Irish Soda Bread is as easy to make as it is delicious to eat.

All you need is flour, buttermilk (or you can sour milk with vinegar or lemon juice,) baking soda, and salt.

What Type Of Flour Do You Use To Make Irish Soda Bread?

As I explained above, the Irish used a “soft flour” that has less gluten and is more similar to our “pastry flour.” I rarely have pastry flour on hand, so I have used all purpose flour for my soda bread.

You can also substitute a portion of the white flour for whole wheat flour and create a “Brown Bread.”

The amount of buttermilk or soured milk you will need will also depend on your flour. Start with adding 1 3/4 cups of milk. If your dough is too dry, add additional milk 1 tablespoon at a time. The dough will be sticky and moist.

Also, please not that if you “scoop” flour with a measuring cup, it can pack the flour too tightly and your measurement may be off. To try and avoid that problem, you can spoon the flour into the measuring cup to avoid packing it. Sifting the flour also can help. But ultimately, weighing flour is the best option if you want to ensure the most precise measurement.

After mixing in the buttermilk, turn the dough onto a floured surface and knead very lightly, just three or four times, forming the dough into a smooth circle.

Traditional Irish Soda Bread Recipe and History (7)

Tip – Do Not Over Knead Your Dough

When making your bread, keep in mind that the key to making good soda bread is to NOT over knead the dough. Working with the dough too much will toughen it.

My daughter thinks that kneading bread is the most fun part. So when I am baking soda bread with her it is very hard to convince her to stop mixing and only knead it three or four times.

If you would like two smaller loaves, after you make a large smooth ball, cut the dough into two smaller portions. Then gently reform into two smooth balls and place on a parchment lined baking sheet.

Traditional Irish Soda Bread Recipe and History (8)

With a sharp knife, cut a deep ‘X’ across the top of your loaf or loaves. You can then brush with buttermilk (and melted butter if you want, I won’t tell anyone). You can sprinkle the loaves with flour if you like the look of a flour dusted loaf of bread.

Do You Make Irish Soda Bread In A Cast Iron Pot?

While traditional Irish Soda Bread is made in a cast iron pot, you can bake your bread with whatever you have available — a baking sheet, a cast iron skillet or pot, a baking stone. Whichever you prefer.

Traditional Irish Soda Bread Recipe and History (9)

If you want to use a more traditional baking method, cover your pot or baking dish with a lid (another pan can serve as a lid to simulate the bastible pot) for the first 2/3 thirds of baking and then remove for the last 1/3 third of baking time.

You can use a parchment lined baking sheet and tent the bread with aluminum foil for a portion of the baking time. (Please let me know in comments what method works best for you.)

Bake your Irish soda bread at 400 F (or 425 F — you may want to experiment to find which works best in your oven.) If you are making a large loaf, you will probably need to bake it for about 45 minutes. If you are making two smaller loaves, you will want to reduce your baking time to about 35 minutes.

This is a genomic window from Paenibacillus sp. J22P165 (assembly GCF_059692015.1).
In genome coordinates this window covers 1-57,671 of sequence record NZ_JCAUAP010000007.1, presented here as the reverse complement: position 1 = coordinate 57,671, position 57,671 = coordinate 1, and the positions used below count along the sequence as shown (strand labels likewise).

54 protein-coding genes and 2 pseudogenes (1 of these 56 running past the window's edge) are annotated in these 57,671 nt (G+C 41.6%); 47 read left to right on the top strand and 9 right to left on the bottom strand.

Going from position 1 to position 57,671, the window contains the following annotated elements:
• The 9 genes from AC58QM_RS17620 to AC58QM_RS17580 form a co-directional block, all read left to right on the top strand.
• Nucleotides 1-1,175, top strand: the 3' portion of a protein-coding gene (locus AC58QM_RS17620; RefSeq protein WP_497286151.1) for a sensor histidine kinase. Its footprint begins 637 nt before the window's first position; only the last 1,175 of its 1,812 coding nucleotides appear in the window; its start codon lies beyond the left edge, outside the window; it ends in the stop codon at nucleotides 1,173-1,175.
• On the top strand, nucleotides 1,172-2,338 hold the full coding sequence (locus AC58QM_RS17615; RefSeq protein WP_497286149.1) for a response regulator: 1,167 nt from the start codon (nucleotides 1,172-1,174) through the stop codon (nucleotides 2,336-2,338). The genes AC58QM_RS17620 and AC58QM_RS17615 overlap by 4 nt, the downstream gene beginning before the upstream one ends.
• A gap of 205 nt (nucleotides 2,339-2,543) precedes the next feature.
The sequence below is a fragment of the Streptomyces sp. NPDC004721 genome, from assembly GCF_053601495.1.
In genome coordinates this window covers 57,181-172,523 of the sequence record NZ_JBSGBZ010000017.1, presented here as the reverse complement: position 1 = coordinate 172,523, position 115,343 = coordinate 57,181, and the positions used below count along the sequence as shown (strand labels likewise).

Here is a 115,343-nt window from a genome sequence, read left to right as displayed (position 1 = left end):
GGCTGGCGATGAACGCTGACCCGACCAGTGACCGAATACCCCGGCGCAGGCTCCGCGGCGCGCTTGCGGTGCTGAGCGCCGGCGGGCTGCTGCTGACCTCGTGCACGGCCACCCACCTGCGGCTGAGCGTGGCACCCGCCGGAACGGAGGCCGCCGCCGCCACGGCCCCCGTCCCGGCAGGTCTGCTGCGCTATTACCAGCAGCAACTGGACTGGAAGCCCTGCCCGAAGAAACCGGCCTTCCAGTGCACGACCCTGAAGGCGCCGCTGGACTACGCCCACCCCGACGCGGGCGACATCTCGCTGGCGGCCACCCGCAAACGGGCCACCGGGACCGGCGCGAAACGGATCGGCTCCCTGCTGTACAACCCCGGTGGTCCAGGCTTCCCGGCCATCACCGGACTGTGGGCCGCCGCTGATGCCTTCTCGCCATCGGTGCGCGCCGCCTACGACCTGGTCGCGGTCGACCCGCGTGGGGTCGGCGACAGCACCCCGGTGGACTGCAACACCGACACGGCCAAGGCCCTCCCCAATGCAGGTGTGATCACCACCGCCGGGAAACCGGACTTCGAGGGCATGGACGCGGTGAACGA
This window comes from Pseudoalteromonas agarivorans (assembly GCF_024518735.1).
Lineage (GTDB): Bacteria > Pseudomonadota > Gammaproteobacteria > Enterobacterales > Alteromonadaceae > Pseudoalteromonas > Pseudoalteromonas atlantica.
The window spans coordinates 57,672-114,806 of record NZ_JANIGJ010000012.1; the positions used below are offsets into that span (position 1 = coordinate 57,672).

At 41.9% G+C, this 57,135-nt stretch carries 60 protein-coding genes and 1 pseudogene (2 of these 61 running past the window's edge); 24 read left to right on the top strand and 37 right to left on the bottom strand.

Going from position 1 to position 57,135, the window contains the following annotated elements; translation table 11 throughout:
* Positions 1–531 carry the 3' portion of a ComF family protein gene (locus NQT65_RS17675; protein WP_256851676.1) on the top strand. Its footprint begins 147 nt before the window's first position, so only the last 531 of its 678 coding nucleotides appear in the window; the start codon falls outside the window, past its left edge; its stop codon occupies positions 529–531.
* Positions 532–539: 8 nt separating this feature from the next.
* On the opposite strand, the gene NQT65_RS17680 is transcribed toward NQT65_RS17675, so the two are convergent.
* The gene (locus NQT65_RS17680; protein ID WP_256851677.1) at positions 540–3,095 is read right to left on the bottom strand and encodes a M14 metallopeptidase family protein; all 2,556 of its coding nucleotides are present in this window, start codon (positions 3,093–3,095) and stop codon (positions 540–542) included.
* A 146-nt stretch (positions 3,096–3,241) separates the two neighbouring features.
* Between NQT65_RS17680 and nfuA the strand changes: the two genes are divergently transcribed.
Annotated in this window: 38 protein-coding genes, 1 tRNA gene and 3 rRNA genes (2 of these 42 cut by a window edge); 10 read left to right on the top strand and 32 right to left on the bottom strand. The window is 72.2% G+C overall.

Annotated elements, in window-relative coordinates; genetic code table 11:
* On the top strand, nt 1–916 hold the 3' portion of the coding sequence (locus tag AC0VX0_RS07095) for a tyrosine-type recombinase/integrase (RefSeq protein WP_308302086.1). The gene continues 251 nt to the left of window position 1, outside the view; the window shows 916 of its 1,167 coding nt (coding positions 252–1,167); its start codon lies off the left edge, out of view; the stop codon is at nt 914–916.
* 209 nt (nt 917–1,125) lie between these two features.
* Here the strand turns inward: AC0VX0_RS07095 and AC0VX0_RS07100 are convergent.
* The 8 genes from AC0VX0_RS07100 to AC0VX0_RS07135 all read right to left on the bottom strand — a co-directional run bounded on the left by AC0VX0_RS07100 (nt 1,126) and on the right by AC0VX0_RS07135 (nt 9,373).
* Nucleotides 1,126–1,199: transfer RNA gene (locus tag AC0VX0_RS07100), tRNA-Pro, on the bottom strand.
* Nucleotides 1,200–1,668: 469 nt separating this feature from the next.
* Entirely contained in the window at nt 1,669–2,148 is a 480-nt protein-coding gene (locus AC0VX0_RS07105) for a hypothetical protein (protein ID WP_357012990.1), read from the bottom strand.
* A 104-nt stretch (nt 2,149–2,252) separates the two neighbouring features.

If you are using a lid or tenting with aluminum foil, remove the lid after 30 minutes (or 25 minutes for smaller loaves.)

If you are not using a lid or foil, after 25 or 30 minutes, check if your bread is getting two brown. You will probably want to tent it at that point with foil.

You can see that your bread is ready when the center X looks baked through and a toothpick comes out clean. As well, you can tap the bottom of the loaf and it should sound hollow.

Traditional Irish Soda Bread Recipe and History (10)

Traditional Irish Soda Bread Recipe and History (11)

Do You serve Irish Soda Bread Warm?

After you remove the loaf from the oven, cover it with a tea towel and wait at least ten minutes before breaking into it. I know it is so hard to wait. But if you cut into the bread too soon, it will be gummy.

Traditional Irish Soda Bread Recipe and History (12)

How Do You Keep Irish Soda Bread Fresh?

Ever since we first published this recipe in 2017, we’ve been asked this question a lot! It is true that Irish Soda Bread dries out quickly. We wrap ours tightly in plastic wrap and try to eat it within 2-3 days. Also, when serving it after the first day, we often toast it.

Can you freeze soda bread?

Yes, you can freeze soda bread and it will last a couple of months in the freezer.

But usually, we enjoy our bread within the first couple of days after we make it. Then we simply make a fresh new batch for the next time we want this delicious, hearty bread.

Traditional Irish Soda Bread Recipe and History (13)

When your soda bread has cooled for at least ten minutes, serve with salted butter and whatever else your heart desires.

A sweet treat is to pour honey on the bread or sprinkle on some cinnamon sugar.

Traditional Irish Soda Bread Recipe and History (14)

Traditional Irish Soda Bread Recipe

Traditional Irish Soda Bread Recipe and History (15)

Traditional Irish Soda Bread Recipe and History (16)

Traditional Irish Soda Bread